The Scoop: College Financial Aid

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College is expensive. And most parents and students are concerned about how they will pay for it. Pretty much everyone knows you can get loans and that scholarships are out there, if you look for them. But a report that came out last week from the New America Foundation gave some concerning statistics about prospective students “Familiarity with Financial Aid“. In these surveys we learn:

  • Nearly half of prospective students with a household income of less than $50k were unaware of Pell Grants, even though 92% of students whose household income was in that range received Pell Grants.
  • More than half of students had never heard of the federally-mandated Net Price Calculator (NPC). Only 14% of students said they had used it, and 84% of those who used it said it was helpful.
  • Nearly a quarter of prospective students were unsure if they would receive any financial aid. They weren’t even sure if they qualify, even though the costs of college and availability of financial aid are some of the most important factors to consider in considering college.
  • The types of financial aid and the percentage of students familiar with them are: Scholarships received from a college (82%), student loans (79%), state scholarships/grants (61%), Pell Grants (44%), tax credits/deductions (35%), Federal Work-Study (34%), VA education benefits (29%), Supplemental Educational Opportunity Grant program (27%)

So let’s now discuss how to find out if you qualify for college financial aid, some of the types of financial aid available, and where you can go for more information.

Free Application for Federal Student Aid (FAFSA)

In 2013, 47% of high school graduates didn’t complete the FAFSA form. According to NerdWallet, this means $2.9 billion in free federal grand money went unclaimed. Money, in the form of Pell Grants, that doesn’t need to be paid back. It’s not a loan. It’s free money to help you get a college degree, which leads to earning more wages, which is followed by paying more taxes. That’s the way you pay it back. It’s money the government invests in your future. The maximum amount that will be awarded for the 2015-16 school year is $5,775. Since it is awarded on a first come, first served basis, your chances of getting the maximum are much higher if you file early. You can file as early as January, but be sure to check the deadline required by the college you plan to attend. There are federal, state and college deadlines you need to adhere to.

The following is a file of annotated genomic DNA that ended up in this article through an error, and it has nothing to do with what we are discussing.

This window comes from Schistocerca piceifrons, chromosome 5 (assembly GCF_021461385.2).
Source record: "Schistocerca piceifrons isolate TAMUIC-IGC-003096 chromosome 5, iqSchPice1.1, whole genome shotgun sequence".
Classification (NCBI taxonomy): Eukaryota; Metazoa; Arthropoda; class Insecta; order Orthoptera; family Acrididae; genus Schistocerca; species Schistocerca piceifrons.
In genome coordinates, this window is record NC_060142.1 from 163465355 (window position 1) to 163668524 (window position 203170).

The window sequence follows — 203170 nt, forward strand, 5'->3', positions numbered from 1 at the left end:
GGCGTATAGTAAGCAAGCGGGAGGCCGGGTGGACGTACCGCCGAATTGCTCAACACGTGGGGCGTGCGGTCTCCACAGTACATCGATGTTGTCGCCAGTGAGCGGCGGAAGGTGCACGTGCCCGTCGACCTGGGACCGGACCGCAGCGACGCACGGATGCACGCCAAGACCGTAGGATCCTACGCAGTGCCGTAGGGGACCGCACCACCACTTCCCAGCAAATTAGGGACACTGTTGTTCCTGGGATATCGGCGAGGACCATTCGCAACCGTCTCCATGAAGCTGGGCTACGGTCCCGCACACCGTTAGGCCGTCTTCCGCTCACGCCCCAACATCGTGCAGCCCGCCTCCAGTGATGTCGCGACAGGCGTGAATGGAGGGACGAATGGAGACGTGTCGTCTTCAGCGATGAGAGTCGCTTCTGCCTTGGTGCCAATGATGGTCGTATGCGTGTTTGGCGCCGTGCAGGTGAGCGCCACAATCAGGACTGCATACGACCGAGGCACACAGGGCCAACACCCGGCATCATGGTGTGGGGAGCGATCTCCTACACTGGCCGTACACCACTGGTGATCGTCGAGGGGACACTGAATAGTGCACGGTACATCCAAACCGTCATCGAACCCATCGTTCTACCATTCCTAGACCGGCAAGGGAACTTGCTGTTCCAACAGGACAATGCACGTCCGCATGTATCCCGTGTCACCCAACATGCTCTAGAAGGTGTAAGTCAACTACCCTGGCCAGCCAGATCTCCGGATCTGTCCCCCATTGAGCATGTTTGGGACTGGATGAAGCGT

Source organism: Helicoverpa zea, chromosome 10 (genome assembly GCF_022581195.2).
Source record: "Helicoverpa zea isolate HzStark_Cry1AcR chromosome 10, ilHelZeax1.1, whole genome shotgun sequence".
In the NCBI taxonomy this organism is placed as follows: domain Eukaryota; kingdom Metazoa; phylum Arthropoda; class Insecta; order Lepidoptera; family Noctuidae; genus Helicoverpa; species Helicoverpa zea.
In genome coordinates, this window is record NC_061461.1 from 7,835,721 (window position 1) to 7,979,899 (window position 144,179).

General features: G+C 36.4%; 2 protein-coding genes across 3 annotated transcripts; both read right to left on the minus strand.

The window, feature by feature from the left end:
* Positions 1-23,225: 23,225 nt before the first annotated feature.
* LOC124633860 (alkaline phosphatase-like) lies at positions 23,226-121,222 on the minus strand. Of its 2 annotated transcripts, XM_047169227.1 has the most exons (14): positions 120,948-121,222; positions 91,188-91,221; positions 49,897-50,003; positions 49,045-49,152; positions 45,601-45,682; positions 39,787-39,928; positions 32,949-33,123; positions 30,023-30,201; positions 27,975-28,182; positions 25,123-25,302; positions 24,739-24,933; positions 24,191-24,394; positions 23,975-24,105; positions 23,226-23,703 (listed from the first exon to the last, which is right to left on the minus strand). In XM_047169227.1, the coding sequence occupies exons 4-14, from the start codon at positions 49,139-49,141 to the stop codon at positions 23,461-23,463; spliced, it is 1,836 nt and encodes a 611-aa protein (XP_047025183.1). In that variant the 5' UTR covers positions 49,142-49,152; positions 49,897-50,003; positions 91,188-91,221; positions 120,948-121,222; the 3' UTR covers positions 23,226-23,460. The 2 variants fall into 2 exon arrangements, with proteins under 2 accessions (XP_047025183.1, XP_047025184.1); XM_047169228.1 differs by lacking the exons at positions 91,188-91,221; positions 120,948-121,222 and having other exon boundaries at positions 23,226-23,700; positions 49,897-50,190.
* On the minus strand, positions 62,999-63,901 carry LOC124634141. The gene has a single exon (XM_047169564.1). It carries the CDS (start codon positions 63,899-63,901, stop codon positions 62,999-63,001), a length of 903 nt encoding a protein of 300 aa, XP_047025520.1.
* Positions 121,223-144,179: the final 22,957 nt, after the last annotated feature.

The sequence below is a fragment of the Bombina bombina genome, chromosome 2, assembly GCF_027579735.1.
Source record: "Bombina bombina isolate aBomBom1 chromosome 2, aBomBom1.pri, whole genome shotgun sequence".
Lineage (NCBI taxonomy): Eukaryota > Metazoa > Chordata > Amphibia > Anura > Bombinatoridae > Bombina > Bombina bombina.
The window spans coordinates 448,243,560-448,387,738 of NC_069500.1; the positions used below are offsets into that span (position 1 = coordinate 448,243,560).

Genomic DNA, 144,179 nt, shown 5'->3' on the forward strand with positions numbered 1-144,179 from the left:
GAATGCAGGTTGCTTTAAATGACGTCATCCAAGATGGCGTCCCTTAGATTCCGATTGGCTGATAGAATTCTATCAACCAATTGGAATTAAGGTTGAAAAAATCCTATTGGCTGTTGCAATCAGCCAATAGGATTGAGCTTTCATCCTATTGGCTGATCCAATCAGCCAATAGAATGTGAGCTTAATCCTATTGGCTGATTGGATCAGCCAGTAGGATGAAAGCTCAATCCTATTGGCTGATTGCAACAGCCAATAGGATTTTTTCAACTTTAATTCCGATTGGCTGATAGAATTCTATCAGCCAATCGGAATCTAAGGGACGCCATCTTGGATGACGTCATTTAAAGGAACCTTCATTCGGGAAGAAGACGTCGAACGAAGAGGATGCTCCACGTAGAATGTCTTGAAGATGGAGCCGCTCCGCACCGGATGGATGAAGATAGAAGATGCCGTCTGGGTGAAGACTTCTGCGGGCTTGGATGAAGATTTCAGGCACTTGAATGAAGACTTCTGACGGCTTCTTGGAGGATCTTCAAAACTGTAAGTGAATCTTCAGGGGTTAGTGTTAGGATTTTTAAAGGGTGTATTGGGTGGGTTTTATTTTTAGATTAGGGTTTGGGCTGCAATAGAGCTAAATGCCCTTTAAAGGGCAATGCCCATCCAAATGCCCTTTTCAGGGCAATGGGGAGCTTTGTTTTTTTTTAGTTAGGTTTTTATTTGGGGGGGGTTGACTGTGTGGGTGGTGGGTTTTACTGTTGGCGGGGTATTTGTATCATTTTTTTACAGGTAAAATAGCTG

Another thing to remember when filling out the FAFSA form is don’t give too much financial information! According to GoodCall

Since a lot of financial aid is need-based, it’s in the best interest of parents and students to make sure their financial information is accurate on their application – particularly if they use aggregation software to get a full picture of their net worth.  According to Jeff Rossi, founder of Peak Wealth Advisors, people often inadvertently add value to their FAFSA application by including the savings in their retirement account or listing their home as an asset. “The more assets you have, the less the need is going to be,” says Rossi. “FAFSA doesn’t want to know your retirement plan.”

FAFSA is used to determine eligibility not just for pell grants, but also for federal loans and work-study funds. It calculates how much you can afford to contribute–20% for students and 5.64% for parents–and what aid you are eligible to receive from the federal government. The FAFSA is used to come up with the Expected Family Contribution (EFC) amount. Unfortunately, one of the formulas the government uses to come up with the EFC has changed drastically over the past few years and this change has affected middle-income families the most, reducing the amount of aid a student is eligible for.

Net-Price Calculator (NPC)

Every college who uses federal aid is required to post a net-price calculator on their website. It should help calculate the net-price of attending that college. Net-price is defined as cost of attendance (tuition and fees, room and board, books and supplies, and personal expenses) minus grants and scholarships. It helps you estimate your expected family contribution, though the income brackets are usually pretty broad and not highly accurate, and gives you an idea of financial aid packages available at the college you want to attend.

Some colleges don’t make it easy to find on their websites and you have to dig around. But since it’s required by law, it’s there somewhere and it will help you in making your decision as you compare the costs of attending various colleges.

Pell Grants

Pell Grants were discussed under FAFSA above, but you need to know a few more things about it. It is the largest source of federal funds for college and is in addition to any scholarship you may receive. Meaning, if you have a scholarship that pays all of your tuition, the Pell Grant is given to you on top of that. A scholarship, or any other student aid, does not affect how much you receive in Pell Grant aid.